Welcome to Housework With, a blog series highlighting individuals who embody the idea of holistic homemaking. Through this medium, we will be visiting the homes and workspaces of makers and farmers, artists and wanderers, to gain insights into how they craft a home life that is honest, self-reflective, and considerate of the world in which they are situated.
To inaugurate this series, we met with Ani Lee, a knitter, podcaster, and wonderful human being who currently balances her life between online work in the new frontiers of textile design distribution and her podcast Close Knit, in which she gives voice to artisans within the larger fiber arts community (a group not heard from nearly enough) through her sensitive and insightful interviews, all the while maintaining her personal making practice.
Upon meeting Ani, it is immediately evident that she cares, a lot, from the way that she speaks intentionally, to the focus conveyed by her face as she listens. Her warm smile welcomed us into her slightly disheveled at the moment 1800s-era Oakland home (she and her housemates are all moving out January 1st) where we sat and chatted about sustainable fashion and its problems, whether or not to buy toys for hypothetical future children rather than teach them to believe sweeping is fun, and strange millennial methods for making money.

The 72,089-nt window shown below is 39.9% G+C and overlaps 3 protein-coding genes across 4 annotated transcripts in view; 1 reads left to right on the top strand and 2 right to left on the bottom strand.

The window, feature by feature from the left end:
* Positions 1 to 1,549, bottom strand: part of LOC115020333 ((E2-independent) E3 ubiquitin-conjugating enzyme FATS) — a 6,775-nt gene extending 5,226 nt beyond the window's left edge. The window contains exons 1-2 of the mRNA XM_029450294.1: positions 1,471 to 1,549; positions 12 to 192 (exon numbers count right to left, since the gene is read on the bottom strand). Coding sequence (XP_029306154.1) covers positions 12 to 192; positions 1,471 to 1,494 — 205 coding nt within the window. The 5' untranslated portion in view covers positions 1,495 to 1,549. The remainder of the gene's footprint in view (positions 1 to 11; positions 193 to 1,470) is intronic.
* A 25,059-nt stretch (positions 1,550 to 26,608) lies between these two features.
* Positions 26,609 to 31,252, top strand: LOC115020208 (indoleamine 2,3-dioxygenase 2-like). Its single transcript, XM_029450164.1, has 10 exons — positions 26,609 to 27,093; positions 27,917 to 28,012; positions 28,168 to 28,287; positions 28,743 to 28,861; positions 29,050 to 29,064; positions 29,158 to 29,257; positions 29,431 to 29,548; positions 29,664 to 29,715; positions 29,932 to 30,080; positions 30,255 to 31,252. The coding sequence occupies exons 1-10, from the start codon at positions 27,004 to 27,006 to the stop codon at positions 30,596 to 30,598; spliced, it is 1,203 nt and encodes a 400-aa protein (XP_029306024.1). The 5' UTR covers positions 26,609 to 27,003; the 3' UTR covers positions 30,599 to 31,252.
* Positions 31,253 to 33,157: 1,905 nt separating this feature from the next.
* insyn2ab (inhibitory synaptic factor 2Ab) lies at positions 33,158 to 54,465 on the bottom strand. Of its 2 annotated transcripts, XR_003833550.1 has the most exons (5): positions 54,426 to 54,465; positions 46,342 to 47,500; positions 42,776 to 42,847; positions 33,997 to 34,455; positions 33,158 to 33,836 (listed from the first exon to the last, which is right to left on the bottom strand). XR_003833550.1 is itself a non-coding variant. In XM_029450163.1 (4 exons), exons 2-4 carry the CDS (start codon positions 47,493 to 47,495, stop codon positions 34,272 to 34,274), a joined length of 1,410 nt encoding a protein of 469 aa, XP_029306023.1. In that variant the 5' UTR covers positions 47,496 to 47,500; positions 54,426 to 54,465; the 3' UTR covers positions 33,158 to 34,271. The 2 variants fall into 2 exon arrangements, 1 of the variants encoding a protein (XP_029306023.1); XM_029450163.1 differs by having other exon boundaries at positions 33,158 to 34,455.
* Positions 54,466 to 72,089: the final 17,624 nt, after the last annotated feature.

We spent most of our time in her workspace, a tiny probably 6'x10' room adjacent to her bedroom, which houses all of her yarns, crafting books, spinning wheel, and a desk overlooking her neighbor's garden. It's full of natural light and an organized mess of both practical and decorative objects that range from a pair of sheepskin hides her father acquired on a boat trip he made to New Zealand in the 1970s, to a small closet of mostly neutral tones with a few select contrast pieces.